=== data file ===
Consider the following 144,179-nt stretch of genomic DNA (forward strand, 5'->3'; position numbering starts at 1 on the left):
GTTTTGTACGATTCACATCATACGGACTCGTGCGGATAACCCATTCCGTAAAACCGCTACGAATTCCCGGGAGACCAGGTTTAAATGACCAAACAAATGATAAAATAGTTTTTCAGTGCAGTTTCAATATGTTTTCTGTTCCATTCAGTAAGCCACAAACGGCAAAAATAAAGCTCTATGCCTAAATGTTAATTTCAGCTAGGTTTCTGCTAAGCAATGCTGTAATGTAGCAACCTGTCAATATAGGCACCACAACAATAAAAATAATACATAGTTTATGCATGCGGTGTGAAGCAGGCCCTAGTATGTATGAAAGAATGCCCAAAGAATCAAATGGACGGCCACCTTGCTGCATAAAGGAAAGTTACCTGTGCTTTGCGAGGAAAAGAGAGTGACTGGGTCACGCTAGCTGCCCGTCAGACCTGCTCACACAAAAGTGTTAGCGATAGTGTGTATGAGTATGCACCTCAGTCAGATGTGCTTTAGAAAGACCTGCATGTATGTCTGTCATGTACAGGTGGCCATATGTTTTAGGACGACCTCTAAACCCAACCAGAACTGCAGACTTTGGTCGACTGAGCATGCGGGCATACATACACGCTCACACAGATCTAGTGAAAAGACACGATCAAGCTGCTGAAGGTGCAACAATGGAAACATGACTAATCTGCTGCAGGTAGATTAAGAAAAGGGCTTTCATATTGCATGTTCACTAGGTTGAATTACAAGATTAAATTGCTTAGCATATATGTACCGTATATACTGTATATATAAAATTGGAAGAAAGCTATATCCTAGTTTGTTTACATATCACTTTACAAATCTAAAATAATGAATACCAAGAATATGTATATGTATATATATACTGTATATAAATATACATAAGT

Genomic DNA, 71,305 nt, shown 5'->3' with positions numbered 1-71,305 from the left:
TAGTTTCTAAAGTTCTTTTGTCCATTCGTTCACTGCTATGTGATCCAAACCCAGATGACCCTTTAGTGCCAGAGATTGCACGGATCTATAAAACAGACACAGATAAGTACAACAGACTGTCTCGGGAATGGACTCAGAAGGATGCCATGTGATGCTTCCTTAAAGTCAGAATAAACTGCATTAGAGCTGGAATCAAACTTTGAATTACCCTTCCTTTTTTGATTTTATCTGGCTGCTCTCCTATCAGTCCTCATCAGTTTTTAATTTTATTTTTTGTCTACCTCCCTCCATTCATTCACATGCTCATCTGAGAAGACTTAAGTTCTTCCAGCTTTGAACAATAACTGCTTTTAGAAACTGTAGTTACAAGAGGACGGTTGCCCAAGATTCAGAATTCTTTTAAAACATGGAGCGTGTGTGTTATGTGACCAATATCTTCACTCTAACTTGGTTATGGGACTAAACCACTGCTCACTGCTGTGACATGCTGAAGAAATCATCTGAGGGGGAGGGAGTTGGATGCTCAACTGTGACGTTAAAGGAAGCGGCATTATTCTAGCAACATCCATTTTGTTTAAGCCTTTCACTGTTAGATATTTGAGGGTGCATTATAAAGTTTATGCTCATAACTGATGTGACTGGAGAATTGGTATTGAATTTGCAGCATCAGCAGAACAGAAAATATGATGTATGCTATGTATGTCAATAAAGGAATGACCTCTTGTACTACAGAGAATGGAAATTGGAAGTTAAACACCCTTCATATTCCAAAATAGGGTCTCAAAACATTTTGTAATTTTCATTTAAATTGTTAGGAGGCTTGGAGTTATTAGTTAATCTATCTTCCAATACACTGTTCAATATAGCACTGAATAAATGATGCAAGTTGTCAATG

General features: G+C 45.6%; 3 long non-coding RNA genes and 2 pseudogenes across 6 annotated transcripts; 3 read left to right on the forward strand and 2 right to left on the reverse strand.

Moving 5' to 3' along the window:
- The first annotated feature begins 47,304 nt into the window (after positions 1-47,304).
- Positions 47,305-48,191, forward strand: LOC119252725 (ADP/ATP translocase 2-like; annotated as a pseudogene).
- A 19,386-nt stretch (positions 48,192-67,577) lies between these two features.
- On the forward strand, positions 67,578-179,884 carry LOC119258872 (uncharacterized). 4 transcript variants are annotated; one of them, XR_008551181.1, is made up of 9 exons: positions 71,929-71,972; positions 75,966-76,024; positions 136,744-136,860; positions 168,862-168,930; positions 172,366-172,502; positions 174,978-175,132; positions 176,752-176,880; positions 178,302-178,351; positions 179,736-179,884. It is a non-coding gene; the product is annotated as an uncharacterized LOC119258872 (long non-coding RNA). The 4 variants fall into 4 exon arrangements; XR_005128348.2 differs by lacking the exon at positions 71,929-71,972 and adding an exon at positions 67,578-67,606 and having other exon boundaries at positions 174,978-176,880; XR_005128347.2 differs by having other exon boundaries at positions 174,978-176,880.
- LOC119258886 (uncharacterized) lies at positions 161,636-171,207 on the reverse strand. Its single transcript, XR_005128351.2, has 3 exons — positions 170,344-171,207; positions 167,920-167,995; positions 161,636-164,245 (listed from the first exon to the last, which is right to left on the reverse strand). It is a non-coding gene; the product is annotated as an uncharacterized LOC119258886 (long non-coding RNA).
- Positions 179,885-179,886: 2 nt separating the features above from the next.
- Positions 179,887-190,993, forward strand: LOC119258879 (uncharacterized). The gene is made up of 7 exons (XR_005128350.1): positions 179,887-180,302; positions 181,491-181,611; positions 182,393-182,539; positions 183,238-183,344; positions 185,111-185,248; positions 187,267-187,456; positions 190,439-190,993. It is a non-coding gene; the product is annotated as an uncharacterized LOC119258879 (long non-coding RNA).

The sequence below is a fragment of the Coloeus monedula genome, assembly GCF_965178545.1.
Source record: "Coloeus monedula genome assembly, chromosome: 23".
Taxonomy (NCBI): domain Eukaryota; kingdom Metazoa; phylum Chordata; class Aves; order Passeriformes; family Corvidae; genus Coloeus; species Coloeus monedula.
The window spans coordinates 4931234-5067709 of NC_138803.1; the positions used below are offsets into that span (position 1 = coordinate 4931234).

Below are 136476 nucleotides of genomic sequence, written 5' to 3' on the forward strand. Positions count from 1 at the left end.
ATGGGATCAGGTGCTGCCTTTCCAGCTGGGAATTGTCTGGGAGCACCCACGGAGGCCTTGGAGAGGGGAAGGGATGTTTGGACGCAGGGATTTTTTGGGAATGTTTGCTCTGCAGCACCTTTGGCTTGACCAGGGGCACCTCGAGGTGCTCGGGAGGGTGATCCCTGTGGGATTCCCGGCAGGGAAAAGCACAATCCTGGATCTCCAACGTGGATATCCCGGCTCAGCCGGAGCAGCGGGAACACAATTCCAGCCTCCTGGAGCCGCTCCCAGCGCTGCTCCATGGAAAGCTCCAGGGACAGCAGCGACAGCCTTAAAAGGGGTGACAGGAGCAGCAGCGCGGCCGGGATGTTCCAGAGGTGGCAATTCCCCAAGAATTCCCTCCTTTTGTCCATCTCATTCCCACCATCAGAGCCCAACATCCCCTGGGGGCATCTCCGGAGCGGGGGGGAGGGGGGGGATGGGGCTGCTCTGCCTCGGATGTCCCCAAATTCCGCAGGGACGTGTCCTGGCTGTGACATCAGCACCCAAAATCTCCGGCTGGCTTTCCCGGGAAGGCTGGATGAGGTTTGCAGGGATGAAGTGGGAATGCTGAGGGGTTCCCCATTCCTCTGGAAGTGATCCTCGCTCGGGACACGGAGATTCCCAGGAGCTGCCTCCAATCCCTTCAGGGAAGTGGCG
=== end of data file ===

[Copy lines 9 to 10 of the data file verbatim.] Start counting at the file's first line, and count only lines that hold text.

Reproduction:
- A 19,386-nt stretch (positions 48,192-67,577) lies between these two features.
- On the forward strand, positions 67,578-179,884 carry LOC119258872 (uncharacterized). 4 transcript variants are annotated; one of them, XR_008551181.1, is made up of 9 exons: positions 71,929-71,972; positions 75,966-76,024; positions 136,744-136,860; positions 168,862-168,930; positions 172,366-172,502; positions 174,978-175,132; positions 176,752-176,880; positions 178,302-178,351; positions 179,736-179,884. It is a non-coding gene; the product is annotated as an uncharacterized LOC119258872 (long non-coding RNA). The 4 variants fall into 4 exon arrangements; XR_005128348.2 differs by lacking the exon at positions 71,929-71,972 and adding an exon at positions 67,578-67,606 and having other exon boundaries at positions 174,978-176,880; XR_005128347.2 differs by having other exon boundaries at positions 174,978-176,880.